Detection and characterization of nanoparticles in food and biological materials

Activity: Talks and presentationsConference presentations


With the increasing use of nanotechnology in food and consumer products, there is a need for reliable detection and characterization methods for nanoparticles (NPs) in complex matrices. NPs often interact with each other or with their surroundings leading to aggregation, adhesion to surfaces or dissolution in dispersion solvents. Accurate and precise characterization of metrics such as size, shape, particle mass and number concentration therefore remains a challenging analytical task. In order to determine quantitative metrics that are relevant in food monitoring or in risk assessment, asymmetric flow field flow fractionation (AF4) hyphenated with inductively coupled plasma mass spectrometry (ICP-MS) has proven to be a powerful technique [1]. In order to acquire accurate data the AF4 separation method and settings must be optimized for each new sample matrix and analyte NP combination [1,2]. Furthermore, additional information obtained by an imaging method such as transmission electron microscopy (TEM) proved to be necessary for trouble shooting and for independent verification of results. An AF4-ICP-MS method was developed for the separation, detection and characterization of silver nanoparticles (AgNPs) in chicken meat. AgNPs are presently one of the most frequently used nanomaterials in consumer products related to food, such as food storage containers and dietary supplements. Aqueous and enzymatic extraction strategies were tested to liberate the AgNPs from the meat matrix into liquid suspension. The resulting AF4-ICP-MS fractograms, which corresponded to the enzymatic digests, showed a major nano-peak (about 80 % recovery) plus smaller peaks that eluted close to the void volume of the fractograms. In order to gain further insight into the sizes of the separated AgNPs, or their possible dissolved state, fractions of the eluate were collected and subjected to ICP-MS analysis in single particle (sp) mode. As a second example an AF4-ICP-MS method for the detection and characterization of silicon dioxide NPs in tomato soup will be presented. Finally, the possibility of using alkaline pre-treatment of biological tissue prior to sp-ICP-MS analysis of their content of gold nanoparticles (AuNPs) was tested and compared with enzymatic sample preparation [3]. The results showed that the same results, with respect to the obtained number-based size distribution for AuNPs, were obtained for the two preparation methods. In contrast, the alkaline method was superior for quantification of AuNPs and was comparable with that obtained by ICP-MS after digestion of the samples in aqua regia. [1] K. Loeschner, J. Navratilova, S. Legros, S. Wagner, R. Grombe, J. Snell, F. von der Kammer, and E.H. Larsen, J. Chrom. A., 1272, 116 (2013). [2] K. Loeschner, J. Navratilova, C. Købler, K. Mølhave, S. Wagner, F. von der Kammer, and E.H. Larsen, Anal. Bioanal. Chem., 405, 8185 (2013). [3] K. Loeschner, M. Brabrand, J. Sloth, and E.H. Larsen, Anal. Bioanal. Chem., Epub ahead of print, DOI: 10.1007/s00216-013-7431-y (2013).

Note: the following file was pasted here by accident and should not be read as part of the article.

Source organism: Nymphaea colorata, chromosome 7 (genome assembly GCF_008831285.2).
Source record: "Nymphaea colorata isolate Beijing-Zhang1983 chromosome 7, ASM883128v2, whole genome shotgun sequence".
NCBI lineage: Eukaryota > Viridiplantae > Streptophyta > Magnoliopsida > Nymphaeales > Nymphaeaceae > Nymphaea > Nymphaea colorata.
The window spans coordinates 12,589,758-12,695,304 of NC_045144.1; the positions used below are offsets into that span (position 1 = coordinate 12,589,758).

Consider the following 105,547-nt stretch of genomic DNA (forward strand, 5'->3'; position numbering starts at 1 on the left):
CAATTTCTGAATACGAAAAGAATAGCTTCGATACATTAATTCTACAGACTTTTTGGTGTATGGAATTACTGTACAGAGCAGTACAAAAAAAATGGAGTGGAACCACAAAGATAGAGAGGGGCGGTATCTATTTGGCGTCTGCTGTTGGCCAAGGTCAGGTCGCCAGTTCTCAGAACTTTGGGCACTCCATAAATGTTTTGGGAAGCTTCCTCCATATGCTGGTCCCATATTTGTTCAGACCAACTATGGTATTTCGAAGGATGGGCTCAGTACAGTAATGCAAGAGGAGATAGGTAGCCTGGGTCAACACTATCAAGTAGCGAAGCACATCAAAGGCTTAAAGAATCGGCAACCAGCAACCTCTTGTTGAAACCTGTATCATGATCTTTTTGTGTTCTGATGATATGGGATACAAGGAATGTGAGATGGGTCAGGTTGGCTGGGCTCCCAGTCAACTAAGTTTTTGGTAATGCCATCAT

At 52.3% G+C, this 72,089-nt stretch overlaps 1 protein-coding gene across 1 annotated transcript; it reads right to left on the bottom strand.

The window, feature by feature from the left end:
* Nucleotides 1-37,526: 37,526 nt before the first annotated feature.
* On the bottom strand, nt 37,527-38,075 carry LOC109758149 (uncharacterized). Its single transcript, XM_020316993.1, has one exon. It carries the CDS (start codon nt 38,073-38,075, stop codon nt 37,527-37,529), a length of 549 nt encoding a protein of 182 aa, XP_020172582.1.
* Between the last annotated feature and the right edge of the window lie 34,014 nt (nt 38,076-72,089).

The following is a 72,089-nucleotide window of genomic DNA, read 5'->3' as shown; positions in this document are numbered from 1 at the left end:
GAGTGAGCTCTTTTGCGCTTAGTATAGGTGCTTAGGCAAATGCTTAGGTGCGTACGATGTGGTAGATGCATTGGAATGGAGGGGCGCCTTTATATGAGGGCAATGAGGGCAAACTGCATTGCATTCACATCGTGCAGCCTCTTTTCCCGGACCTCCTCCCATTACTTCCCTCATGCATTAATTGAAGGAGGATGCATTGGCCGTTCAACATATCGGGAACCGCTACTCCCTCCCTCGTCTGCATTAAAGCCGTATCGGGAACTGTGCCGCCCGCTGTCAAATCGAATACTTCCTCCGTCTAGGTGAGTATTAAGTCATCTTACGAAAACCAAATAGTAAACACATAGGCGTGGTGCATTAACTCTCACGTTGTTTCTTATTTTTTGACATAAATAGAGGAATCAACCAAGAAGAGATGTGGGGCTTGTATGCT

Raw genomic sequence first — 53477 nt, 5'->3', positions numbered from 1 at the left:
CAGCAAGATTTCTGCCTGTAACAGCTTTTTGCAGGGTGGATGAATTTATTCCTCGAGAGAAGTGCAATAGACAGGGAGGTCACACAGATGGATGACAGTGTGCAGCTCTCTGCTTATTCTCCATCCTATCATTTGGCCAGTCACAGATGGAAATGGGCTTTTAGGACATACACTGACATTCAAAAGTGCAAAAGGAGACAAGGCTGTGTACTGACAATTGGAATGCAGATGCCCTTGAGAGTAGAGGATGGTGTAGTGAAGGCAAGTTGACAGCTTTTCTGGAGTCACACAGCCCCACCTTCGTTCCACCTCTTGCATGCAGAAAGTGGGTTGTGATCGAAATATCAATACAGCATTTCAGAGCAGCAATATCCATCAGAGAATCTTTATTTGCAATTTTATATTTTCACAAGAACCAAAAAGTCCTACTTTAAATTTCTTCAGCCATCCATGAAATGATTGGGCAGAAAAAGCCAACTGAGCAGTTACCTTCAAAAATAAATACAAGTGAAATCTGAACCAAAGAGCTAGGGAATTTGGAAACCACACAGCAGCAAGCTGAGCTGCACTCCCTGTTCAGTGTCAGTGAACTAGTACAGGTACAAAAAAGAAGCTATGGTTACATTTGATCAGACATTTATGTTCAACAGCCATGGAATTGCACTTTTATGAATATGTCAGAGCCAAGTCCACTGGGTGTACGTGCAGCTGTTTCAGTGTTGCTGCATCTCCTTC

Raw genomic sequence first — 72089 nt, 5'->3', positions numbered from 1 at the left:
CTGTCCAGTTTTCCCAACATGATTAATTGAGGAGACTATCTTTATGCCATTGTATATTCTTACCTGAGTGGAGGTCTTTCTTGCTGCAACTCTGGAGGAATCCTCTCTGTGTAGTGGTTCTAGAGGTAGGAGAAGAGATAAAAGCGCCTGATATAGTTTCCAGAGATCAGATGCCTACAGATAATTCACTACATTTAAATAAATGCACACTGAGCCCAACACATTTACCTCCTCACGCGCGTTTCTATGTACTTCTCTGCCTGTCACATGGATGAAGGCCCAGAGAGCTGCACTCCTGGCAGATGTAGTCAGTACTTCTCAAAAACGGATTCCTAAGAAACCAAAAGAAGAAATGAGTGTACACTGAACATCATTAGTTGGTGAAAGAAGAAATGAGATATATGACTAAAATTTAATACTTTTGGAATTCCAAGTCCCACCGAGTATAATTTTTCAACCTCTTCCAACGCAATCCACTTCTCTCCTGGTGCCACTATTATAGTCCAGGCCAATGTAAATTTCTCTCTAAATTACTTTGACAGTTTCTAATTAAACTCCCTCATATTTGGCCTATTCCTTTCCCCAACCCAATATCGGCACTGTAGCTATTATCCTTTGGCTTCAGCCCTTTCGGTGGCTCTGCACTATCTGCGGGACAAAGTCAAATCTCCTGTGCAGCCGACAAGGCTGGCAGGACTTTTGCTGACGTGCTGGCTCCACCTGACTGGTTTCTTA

Period7 May 2014
Event title5th International IUPAC Symposium for Trace Elements in Food
Event typeConference
Conference number5
LocationCopenhagen, DenmarkShow on map